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How Can I Cook Soups, Stocks, And Sauces?

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Making your own soups, stocks, and sauces are rewarding, since you can make nutritious and inexpensive dishes that are far superior to anything you could buy, using simple, fresh ingredients and a few basic cooking skills.

Making Soups And Stocks: The basis of a good homemade soup is a flavorful stock. Bouillon cubes save time, but it is relatively easy and inexpensive to make your own stock using leftover vegetables or the bones from a roast. There is an infinite variety of soups that you can create, in your kitchen.

Making Soups
• Sweating vegetables: Before adding stock, cook vegetables first by “sweating” in a tightly covered pan with a little butter. Add a few tablespoonfuls of wine or dry sherry for extra flavor. Cook over low heat for one hour, shaking now and then to prevent sticking.
• Using lettuce leaves: Instead of discarding the large, tough outer leaves of lettuce, shred them like cabbage, and cook in a stock. Purée when soft, and stir in a little cream.
• Using leftovers: Make a quick vichyssoise with cooked potatoes. Fry an onion or a leek until soft, then purée it with the potato and vegetable stock. Add cream to taste.

Pureeing Vegetables

Using a ladle: To purée cooked vegetables by hand for adding to soups, put them into a large sieve over a bowl, and squash them with a ladle. This is quicker than using a wooden spoon for pressing and requires less effort.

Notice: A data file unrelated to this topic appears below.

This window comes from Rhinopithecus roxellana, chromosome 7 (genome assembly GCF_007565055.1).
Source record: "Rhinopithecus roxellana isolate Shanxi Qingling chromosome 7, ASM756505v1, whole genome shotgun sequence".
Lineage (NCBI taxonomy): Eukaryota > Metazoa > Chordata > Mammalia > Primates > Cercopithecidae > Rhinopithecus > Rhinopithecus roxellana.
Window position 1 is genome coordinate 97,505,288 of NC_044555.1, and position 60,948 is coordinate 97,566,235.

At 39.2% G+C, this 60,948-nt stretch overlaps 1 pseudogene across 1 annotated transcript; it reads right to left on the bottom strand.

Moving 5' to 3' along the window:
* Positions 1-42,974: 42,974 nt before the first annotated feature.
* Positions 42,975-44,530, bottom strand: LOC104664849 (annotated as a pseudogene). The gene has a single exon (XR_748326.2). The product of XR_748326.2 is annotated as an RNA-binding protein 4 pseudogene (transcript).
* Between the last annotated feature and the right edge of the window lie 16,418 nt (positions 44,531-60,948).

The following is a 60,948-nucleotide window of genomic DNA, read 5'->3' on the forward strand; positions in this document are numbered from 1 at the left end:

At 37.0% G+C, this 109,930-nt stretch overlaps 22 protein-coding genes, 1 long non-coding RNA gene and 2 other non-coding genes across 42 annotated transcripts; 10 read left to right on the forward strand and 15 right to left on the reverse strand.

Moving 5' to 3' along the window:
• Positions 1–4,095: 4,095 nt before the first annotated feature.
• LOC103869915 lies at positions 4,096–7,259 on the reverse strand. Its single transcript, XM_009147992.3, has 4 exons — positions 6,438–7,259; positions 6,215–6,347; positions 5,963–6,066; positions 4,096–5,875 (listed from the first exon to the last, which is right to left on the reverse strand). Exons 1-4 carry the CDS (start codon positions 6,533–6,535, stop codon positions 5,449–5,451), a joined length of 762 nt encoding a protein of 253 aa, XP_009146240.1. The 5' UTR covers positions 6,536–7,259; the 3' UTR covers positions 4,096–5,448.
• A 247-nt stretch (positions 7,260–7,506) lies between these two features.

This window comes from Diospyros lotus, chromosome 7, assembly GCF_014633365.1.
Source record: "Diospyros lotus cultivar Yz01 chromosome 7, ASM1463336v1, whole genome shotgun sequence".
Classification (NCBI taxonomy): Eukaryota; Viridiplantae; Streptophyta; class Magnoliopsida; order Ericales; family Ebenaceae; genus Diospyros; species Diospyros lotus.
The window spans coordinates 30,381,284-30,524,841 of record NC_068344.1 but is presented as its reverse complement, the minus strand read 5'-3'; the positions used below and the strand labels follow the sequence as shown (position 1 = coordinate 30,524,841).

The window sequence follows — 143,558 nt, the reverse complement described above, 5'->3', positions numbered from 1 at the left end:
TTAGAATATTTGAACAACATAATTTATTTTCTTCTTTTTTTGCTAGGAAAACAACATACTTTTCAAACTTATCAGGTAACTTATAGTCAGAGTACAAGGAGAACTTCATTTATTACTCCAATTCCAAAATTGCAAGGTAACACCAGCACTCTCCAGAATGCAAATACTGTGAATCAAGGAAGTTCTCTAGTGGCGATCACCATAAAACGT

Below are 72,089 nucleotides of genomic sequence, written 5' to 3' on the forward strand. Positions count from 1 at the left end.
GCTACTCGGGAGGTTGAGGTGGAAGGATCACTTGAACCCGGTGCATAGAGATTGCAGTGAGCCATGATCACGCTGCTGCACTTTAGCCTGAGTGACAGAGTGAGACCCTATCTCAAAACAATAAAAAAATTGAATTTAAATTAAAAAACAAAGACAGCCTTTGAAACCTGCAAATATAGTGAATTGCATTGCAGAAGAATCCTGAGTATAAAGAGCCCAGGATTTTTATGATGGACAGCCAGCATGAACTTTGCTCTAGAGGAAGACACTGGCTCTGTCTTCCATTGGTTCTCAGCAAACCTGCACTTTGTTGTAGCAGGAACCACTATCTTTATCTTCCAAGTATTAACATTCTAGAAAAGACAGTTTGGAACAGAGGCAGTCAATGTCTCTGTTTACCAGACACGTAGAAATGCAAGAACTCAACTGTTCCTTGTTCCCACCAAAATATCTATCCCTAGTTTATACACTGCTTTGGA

Thickening Soups

Using a beurre manié: To thicken a soup quickly and easily, mix together equal amounts of butter and all-purpose flour to a thick paste. Drop small spoonfuls of the mixture into the hot soup, and stir over the heat until sufficiently thickened.

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Using Stocks
• Cooking on low heat: To make a really rich, clear stock, simmer it slowly over very low heat. Boiling a stock tends to give a cloudy appearance.
• Reducing stock: To store cooked stock, reduce it first by boiling it in an uncovered pan until it is very thick and syrupy. The stock will then set when cooled, and this will keep longer than a liquid.
• Using leftovers: Add leftover vegetables, trimmings, or peelings to stock for flavor. Do not use potatoes, since they will make the stock cloudy.

Adding Variety
• Using spices: Stir mild curry powder into carrot or parsnip soup to add a warm flavor.
• Adding texture: Before puréeing vegetables for a soup, set aside a ladleful of the cooked, chopped vegetables to add texture to the soup.
• Crumbling cheese: Liven up creamed or canned soups by stirring in some crumbled blue cheese before serving.
• Making pistou: Crush three garlic cloves with 2 tbsp (30 ml) pine nuts, a handful of basil, and 2 tbsp (30 ml) olive oil. Stir the mixture into vegetable soups to taste.


Making Egg-Based Sauces

Sauces incorporating eggs are made either by creating a thick emulsion, as in mayonnaise or hollandaise or by gentle cooking, as in the case of custard or cream sauce. Egg-based sauces take longer to make than many other sauces, but their rich, creamy textures are unmatched.